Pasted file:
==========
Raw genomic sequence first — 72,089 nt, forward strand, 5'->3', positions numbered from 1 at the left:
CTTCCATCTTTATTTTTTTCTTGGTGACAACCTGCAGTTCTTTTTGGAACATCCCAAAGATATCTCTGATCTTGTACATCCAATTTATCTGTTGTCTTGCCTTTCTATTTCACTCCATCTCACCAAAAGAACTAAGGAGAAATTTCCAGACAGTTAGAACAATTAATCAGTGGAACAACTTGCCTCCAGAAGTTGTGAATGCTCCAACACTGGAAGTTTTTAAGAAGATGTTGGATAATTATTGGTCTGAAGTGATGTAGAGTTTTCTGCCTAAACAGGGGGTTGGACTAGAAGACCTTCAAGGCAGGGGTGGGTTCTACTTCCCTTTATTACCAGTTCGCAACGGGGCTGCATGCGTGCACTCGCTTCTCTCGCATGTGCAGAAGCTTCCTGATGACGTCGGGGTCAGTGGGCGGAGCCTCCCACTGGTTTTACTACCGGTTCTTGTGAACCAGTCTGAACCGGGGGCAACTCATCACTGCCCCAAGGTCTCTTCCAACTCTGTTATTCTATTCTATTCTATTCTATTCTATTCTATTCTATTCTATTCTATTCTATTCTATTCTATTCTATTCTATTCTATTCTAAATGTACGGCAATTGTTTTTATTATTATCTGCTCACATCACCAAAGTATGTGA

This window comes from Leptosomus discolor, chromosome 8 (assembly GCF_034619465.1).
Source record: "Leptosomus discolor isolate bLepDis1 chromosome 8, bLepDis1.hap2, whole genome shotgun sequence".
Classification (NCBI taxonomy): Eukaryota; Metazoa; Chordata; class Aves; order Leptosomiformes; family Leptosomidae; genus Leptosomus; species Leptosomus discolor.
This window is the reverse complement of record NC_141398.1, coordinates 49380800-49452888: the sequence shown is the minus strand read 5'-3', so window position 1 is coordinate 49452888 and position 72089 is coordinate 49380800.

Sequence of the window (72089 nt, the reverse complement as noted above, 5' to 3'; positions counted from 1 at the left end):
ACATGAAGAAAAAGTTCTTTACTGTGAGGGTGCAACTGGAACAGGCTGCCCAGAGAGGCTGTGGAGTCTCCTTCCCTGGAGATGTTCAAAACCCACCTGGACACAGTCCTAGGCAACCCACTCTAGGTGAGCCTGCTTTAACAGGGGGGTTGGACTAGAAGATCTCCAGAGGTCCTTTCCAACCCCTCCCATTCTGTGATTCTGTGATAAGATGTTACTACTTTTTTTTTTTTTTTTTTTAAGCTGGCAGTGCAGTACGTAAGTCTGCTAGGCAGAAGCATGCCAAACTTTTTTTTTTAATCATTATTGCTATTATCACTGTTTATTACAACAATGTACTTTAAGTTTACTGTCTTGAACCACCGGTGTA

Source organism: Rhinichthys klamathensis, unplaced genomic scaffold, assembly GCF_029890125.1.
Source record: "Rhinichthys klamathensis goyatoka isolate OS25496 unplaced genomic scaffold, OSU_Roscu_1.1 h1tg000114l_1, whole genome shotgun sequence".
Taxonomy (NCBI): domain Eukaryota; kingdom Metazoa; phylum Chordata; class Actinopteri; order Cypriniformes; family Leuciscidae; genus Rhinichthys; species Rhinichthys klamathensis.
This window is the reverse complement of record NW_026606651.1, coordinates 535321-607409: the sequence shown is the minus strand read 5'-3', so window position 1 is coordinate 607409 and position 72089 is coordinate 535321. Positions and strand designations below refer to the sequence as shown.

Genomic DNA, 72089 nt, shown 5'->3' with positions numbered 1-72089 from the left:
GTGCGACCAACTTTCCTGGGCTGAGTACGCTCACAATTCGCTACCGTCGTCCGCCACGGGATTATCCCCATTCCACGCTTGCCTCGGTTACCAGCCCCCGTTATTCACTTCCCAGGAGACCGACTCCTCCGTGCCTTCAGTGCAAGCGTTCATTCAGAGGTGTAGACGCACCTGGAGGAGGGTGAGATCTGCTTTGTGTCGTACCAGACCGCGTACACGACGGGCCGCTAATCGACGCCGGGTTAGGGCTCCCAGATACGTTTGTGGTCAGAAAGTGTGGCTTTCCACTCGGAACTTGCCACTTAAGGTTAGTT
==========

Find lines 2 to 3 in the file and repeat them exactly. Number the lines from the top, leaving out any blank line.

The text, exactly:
CTTCCATCTTTATTTTTTTCTTGGTGACAACCTGCAGTTCTTTTTGGAACATCCCAAAGATATCTCTGATCTTGTACATCCAATTTATCTGTTGTCTTGCCTTTCTATTTCACTCCATCTCACCAAAAGAACTAAGGAGAAATTTCCAGACAGTTAGAACAATTAATCAGTGGAACAACTTGCCTCCAGAAGTTGTGAATGCTCCAACACTGGAAGTTTTTAAGAAGATGTTGGATAATTATTGGTCTGAAGTGATGTAGAGTTTTCTGCCTAAACAGGGGGTTGGACTAGAAGACCTTCAAGGCAGGGGTGGGTTCTACTTCCCTTTATTACCAGTTCGCAACGGGGCTGCATGCGTGCACTCGCTTCTCTCGCATGTGCAGAAGCTTCCTGATGACGTCGGGGTCAGTGGGCGGAGCCTCCCACTGGTTTTACTACCGGTTCTTGTGAACCAGTCTGAACCGGGGGCAACTCATCACTGCCCCAAGGTCTCTTCCAACTCTGTTATTCTATTCTATTCTATTCTATTCTATTCTATTCTATTCTATTCTATTCTATTCTATTCTATTCTATTCTATTCTATTCTAAATGTACGGCAATTGTTTTTATTATTATCTGCTCACATCACCAAAGTATGTGA

This window comes from Leptosomus discolor, chromosome 8 (assembly GCF_034619465.1).